ARCHER phase 2 - Expanding the UK's national supercomputer
26 November 2014
The RCUK ARCHER supercomputer in Edinburgh has just been upgraded to increase its computing power by approximately 60%.
ARCHER supercomputer. Credit: Peter Tuffy.
This means ARCHER will have a theoretical top speed of over 2 Petaflops - a massive 2,000,000,000,000,000 operations per second.
NERC and the Engineering & Physical Sciences Research Council (EPSRC) are investing £10m in this upgrade.
The present ARCHER machine has been operating for about a year; the upgrade will expand the current Cray XC30 system with the same Intel Ivy Bridge processor technology.
Use of identical technology for the upgrade means researchers will be able to use ARCHER in exactly the same way, but with much more computing power at their fingertips.
Already, ARCHER has helped scientists to understand advanced materials at the nano-scale, and modelled how air flows around Formula 1 racing cars and aircraft in order to improve fuel efficiency.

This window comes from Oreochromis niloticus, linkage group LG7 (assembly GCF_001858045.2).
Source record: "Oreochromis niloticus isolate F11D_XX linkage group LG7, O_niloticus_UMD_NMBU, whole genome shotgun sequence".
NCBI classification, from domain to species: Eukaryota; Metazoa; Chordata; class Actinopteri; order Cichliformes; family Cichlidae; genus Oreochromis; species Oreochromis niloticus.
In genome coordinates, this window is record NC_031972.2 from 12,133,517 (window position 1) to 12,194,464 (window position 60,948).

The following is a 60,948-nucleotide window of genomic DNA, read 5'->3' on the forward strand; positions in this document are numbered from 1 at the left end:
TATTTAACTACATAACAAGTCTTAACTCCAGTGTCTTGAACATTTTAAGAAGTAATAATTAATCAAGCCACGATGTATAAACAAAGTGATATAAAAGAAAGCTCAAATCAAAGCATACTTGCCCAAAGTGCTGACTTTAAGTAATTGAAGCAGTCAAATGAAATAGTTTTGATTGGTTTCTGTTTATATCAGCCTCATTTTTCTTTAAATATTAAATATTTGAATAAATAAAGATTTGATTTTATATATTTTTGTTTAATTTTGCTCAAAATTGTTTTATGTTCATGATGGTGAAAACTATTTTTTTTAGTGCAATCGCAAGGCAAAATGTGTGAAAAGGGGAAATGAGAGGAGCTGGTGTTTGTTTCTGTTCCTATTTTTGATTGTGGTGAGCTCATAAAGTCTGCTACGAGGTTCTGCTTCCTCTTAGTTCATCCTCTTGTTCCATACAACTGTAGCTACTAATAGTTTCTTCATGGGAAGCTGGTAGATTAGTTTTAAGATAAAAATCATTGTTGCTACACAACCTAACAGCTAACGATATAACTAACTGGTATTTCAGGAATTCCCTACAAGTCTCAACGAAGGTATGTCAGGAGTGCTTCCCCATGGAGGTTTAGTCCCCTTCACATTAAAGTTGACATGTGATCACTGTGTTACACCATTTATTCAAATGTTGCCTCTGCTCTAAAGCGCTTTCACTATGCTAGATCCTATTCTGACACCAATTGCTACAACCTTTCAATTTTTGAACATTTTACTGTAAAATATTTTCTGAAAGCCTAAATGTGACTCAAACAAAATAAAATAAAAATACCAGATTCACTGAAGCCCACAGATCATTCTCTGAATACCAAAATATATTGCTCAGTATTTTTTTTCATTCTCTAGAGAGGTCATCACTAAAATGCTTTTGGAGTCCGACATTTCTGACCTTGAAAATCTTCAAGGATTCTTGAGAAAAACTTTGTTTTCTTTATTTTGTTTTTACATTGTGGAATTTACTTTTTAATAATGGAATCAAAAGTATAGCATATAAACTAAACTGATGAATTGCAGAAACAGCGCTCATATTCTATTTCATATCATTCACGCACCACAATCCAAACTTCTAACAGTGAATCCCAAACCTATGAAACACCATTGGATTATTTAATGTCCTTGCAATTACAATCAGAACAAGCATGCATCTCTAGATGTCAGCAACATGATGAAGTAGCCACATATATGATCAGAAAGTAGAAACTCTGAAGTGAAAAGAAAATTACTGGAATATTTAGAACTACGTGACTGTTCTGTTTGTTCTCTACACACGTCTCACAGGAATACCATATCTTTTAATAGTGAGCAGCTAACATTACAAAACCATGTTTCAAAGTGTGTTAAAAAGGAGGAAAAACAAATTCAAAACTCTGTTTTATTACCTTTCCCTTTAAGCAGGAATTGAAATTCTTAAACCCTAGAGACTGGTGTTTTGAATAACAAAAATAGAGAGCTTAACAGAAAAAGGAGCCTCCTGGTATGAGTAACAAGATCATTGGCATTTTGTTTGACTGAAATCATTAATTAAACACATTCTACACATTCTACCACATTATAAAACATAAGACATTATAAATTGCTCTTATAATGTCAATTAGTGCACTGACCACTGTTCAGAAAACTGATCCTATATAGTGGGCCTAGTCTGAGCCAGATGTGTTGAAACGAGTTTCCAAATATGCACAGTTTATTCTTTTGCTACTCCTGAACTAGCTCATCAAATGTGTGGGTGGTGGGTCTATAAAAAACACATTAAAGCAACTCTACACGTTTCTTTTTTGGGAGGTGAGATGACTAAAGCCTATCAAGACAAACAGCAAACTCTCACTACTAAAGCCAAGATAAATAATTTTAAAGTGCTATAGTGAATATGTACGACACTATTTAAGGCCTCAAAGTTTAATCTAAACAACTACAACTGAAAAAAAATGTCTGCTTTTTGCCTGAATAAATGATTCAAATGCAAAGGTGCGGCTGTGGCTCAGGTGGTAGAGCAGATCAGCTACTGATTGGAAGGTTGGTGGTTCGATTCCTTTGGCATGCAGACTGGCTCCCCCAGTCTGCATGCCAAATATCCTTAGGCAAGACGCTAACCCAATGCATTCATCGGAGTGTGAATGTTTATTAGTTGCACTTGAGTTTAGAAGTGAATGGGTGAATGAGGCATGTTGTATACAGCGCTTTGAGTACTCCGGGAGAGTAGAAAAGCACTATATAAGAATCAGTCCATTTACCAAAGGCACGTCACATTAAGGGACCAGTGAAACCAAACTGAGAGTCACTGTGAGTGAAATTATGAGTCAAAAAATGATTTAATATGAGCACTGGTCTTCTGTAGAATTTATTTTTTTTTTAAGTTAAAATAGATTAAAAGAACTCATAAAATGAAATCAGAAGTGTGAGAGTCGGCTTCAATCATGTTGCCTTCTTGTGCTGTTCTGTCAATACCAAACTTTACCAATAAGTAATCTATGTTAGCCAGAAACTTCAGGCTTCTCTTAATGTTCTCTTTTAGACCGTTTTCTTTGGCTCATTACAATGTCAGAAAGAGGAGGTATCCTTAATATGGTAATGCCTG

ARCHER has also allowed unprecedented resolution in a new, UK, coupled climate model, together with the ability to look at far longer time periods, helping scientists to understand the interaction of powerful and rare events, such as hurricanes, with the rest of the climate system. Ultimately this will improve quantification of risk for society and for industries, like insurance.
The upgrade is a result of an in-depth consultation process with users and the wider scientific communities using ARCHER. The clear message was that an expansion of ARCHER using the same technologies and configuration would be preferred. It means that disruption for users will be kept to a minimum, and as a result, the research communities will be able to make immediate and maximum use of the service.
The new, upgraded ARCHER service is expected to be live towards the end of November 2014.